OUP has now (February in the US, May in the UK - see and brought out a new edition of Antera’s diary with the original (and difficult to understand) trade-English along side a translation into standard English on facing pages. The Diary of Antera Duke, an Eighteenth-Century African Slave Trader is edited by Stephen D Behrendt, A J H Latham and David Northrup. The publisher says the new edition draws on the latest scholarship: ‘Introductory essays set the stage for the Old Calabar of Antera Duke’s lifetime, explore the range of trades, from slaves to produce, in which he rose to prominence, and follow Antera on trading missions across an extensive commercial hinterland. The essays trace the settlement and development of the towns that comprised Old Calabar and survey the community’s social and political structure, rivalries among families, sacrifices of slaves, and witchcraft ordeals.’

Jon Silkin, writing a review of the 1956 edition for African Affairs, found the diary itself fascinating but was not very impressed by the scholarship attached to it. He wrote: ‘The most enlightening two sections in the book, enlightening in the sense that they tell you more about the Efiks than any of the stuff elsewhere, are the two versions of the fascinating diary kept by Antera Duke. These two versions: the original one and its more Anglicised equivalent, re-inforce what after all one might suspect the people to have been: avaricious, anxiety-ridden, superstitious, cheerful, propitiatory and extremely cruel, capable of extreme savagery and violence not only on other tribes (whom they enslaved), but on their criminals (whom they also enslaved) as well as each other.’

He provides an example of the diary in the two versions (1787, but otherwise undated):

Original: ‘. . . wee tak grandy Egbo and cany to Henshaw and Willy Tom for brow for not Captain for send and Callabar poun was putt for tak my slave goods to not send them poun way in Tender so wee have Tatam Tender go away with 330 slaves . . .’

Transcription: ‘We carried Grand Ekpe to Henshaw and Willy Tom to blow forbidding and Captain to send Calabar pawn, which was given for my slave goods, away in his tender. Tatam’s tender went away with 330 slaves. . .’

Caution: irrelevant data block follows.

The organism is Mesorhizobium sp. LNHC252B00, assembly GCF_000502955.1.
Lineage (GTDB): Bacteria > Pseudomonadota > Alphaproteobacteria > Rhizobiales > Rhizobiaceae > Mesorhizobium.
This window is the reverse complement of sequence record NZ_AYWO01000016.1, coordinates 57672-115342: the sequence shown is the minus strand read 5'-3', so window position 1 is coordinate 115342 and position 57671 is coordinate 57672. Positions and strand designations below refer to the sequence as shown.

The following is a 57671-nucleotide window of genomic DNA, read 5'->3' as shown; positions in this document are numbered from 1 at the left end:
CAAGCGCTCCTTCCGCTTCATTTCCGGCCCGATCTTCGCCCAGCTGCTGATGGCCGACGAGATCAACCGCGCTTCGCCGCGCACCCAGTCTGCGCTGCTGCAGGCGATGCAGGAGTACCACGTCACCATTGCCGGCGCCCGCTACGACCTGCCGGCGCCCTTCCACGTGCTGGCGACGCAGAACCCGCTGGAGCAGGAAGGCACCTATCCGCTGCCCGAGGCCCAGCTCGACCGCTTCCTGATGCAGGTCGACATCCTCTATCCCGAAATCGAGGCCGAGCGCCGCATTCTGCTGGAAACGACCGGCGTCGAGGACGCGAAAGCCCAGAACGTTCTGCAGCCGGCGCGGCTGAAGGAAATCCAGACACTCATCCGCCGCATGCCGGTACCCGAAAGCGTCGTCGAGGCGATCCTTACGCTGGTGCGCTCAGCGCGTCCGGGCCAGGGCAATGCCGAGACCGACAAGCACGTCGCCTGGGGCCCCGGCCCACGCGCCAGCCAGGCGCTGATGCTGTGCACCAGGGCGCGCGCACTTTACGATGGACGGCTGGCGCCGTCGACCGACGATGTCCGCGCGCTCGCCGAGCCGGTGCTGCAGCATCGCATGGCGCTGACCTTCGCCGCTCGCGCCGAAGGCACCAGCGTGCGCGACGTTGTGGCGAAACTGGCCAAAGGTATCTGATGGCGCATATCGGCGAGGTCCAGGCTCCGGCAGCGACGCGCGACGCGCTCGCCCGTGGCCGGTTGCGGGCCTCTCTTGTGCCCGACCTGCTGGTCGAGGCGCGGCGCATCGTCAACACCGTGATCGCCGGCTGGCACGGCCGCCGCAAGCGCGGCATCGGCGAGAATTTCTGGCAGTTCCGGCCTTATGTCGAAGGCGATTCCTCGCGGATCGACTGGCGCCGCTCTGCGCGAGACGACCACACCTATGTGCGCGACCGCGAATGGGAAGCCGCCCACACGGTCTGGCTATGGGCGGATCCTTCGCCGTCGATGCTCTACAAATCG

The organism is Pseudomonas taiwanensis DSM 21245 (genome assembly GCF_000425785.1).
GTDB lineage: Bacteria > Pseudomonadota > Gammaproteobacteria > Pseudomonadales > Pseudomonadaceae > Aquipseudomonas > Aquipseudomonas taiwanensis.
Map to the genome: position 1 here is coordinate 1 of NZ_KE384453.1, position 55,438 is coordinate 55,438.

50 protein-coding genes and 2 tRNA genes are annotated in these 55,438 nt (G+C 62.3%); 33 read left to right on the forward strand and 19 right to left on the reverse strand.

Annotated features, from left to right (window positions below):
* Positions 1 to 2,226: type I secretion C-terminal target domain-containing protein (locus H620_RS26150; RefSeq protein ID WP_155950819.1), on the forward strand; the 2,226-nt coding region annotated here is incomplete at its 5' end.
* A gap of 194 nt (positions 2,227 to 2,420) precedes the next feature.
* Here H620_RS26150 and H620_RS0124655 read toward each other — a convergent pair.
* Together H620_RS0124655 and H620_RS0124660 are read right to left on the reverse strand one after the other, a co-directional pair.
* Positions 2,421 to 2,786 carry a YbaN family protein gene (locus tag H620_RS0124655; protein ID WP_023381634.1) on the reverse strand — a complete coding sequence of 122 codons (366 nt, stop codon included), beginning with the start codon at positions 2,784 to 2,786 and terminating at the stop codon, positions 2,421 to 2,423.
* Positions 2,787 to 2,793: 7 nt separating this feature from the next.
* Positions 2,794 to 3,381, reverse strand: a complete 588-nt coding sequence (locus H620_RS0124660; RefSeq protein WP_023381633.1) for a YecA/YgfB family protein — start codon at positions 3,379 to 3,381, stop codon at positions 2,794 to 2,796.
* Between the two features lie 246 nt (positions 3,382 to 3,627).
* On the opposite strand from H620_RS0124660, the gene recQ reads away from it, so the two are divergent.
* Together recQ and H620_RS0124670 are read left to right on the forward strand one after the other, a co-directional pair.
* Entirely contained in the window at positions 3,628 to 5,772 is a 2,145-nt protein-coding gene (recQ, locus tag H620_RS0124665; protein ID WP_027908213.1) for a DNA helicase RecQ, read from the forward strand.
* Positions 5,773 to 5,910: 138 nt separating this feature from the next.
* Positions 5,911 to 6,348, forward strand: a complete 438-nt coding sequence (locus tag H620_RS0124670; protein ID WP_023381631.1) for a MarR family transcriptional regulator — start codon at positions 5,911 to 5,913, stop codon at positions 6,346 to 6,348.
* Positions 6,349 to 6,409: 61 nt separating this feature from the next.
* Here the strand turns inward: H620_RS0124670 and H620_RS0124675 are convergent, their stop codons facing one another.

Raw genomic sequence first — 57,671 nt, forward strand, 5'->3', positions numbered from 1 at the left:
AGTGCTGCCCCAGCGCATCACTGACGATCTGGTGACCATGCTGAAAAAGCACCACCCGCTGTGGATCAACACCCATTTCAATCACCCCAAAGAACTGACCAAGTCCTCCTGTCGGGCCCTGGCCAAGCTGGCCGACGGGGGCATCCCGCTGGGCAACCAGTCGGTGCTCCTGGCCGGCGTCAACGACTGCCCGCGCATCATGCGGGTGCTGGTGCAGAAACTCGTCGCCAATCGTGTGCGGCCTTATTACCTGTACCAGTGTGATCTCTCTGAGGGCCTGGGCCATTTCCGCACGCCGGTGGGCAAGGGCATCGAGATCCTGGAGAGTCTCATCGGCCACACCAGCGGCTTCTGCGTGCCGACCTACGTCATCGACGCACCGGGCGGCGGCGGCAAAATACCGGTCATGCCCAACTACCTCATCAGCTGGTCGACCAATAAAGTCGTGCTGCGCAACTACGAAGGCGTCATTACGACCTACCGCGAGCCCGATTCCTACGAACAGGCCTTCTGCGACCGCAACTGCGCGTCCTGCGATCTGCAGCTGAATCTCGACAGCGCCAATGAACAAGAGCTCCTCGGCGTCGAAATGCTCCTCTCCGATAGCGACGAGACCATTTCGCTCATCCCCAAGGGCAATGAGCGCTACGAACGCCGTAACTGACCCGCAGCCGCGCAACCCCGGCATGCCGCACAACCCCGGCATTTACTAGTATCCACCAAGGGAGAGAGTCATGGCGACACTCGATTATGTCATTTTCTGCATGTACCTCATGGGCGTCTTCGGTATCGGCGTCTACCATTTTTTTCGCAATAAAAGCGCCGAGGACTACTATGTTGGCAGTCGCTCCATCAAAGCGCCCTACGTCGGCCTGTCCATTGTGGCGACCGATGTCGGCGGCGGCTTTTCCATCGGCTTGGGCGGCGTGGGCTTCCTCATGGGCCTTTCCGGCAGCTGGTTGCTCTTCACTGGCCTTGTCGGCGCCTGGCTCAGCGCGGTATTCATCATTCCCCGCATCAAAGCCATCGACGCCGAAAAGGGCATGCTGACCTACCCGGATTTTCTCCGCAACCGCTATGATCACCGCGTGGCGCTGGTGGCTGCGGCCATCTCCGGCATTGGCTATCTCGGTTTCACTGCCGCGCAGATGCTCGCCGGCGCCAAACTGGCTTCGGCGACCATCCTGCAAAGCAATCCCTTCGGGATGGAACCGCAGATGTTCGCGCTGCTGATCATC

And here is a final diary entry, Silkin says, which treats cruelty with all the assumption of naturalness.

‘About 4 a.m. I got up; there was great rain, so I walked to the town palaver house and I found all the gentlemen here. So we got ready to cut heads off and at 5 o’clock in the morning we began to cut slaves’ heads off, fifty heads off in that one day . . .’

Monday, April 19, 2010

Charge of the Light Brigade

‘Many officers of Light cavalry were killed, and a number slightly wounded. There were no infantry early in the morning, and when they did come they were not engaged. The light cavalry were murdered in doing work, when infantry should have been first engaged, and artillery were indispensable. A very fine, warm day.’ This is Edward Hodge, a British army officer born 200 years ago today, writing in his diary about the Charge of the Light Brigade, one of the most famous incidents of the Crimean War.

Born in Weymouth, Dorset, on 19 April 1810, Edward Cooper Hodge was the only son of Major Edward Hodge, a soldier who distinguished himself throughout the Napoleonic wars but who died when his son was only five. Educated at Eton, Edward Cooper developed a reputation at rowing. In 1826, he left the school to join his mother and sisters in Paris. Aged 16, he was given a Cornetcy in the 13th Light Dragoons but, after only four months, switched to the 4th Dragoon Guards, in which he served throughout his army career, reaching the rank of general. He died in 1894. A little more biographical information is available from the British Medals and Irish Masonic History websites.

Hodge is remembered largely because of a diary he kept during the Crimean War. It was edited by the Marquess of Anglesey, and published by Leo Cooper 1971 as Little Hodge: Being Extracts from the Diaries and Letters of Colonel Edward Cooper Hodge Written During the Crimean War, 1854-1856.

The Crimean War, part of a larger conflict for influence over lands once dominated by the Ottoman Empire, was fought in the mid-1850s between the Russian Empire and an alliance of the British, French and Ottoman Empires. The Battle of Balaclava, on 25 October 1854, was one of the key events of a campaign within the Crimean War to capture Sevastopol, Russia’s principal naval base on the Black Sea. And much the best remembered event of that battle if not of the whole Crimean War is the Charge of the Light Brigade, which was immortalised in a poem by Alfred Tennyson.

Hodge’s diary is filled with short succinct entries, though one of the longest is for the day of the Battle of Balaclava. Here is that entry, and another short one for the following day.

25 October 1854
‘The Russians in great force attacked the outposts and forts garrisoned by the Turks, who were quickly turned out with a loss of 9 guns.

In fact the Turks, opposed by at least ten times their number, put up an heroic resistance which gave the allies more than an hour’s invaluable breathing space.